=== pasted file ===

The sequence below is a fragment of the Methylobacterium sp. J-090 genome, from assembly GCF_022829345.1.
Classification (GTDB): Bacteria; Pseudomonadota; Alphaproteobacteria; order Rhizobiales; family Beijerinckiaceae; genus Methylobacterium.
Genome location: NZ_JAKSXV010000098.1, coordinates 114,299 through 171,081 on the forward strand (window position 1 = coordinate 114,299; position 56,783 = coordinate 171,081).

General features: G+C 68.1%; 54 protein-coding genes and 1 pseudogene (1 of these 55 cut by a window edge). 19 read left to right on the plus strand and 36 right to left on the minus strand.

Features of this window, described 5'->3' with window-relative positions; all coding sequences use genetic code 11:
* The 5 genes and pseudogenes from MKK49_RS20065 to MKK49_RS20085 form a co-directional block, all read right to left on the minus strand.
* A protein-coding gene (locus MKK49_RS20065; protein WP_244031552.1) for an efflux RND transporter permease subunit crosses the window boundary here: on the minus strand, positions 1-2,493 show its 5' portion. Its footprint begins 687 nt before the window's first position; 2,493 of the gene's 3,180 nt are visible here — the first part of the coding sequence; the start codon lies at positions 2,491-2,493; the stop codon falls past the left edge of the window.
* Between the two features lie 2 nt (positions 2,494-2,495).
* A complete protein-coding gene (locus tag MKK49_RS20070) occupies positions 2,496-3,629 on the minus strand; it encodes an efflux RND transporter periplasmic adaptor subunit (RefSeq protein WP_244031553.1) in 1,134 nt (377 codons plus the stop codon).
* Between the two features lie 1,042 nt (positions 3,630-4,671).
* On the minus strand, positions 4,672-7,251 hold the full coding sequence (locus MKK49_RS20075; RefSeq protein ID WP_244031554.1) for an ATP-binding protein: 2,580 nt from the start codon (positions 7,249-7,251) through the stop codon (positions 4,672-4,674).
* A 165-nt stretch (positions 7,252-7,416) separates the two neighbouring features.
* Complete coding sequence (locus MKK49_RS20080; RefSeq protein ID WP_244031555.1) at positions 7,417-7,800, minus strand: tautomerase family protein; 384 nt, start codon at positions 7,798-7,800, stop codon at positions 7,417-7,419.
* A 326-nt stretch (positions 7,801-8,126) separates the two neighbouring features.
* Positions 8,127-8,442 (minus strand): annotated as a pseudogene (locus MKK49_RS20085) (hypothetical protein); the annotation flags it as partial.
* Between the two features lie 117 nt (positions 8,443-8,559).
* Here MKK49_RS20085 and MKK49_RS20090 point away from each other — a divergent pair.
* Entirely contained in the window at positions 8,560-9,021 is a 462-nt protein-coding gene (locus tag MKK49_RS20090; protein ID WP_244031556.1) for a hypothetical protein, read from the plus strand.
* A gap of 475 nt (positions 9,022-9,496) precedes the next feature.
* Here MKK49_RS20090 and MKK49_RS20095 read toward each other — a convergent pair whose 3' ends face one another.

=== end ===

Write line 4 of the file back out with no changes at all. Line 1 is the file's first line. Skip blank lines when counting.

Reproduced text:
General features: G+C 68.1%; 54 protein-coding genes and 1 pseudogene (1 of these 55 cut by a window edge). 19 read left to right on the plus strand and 36 right to left on the minus strand.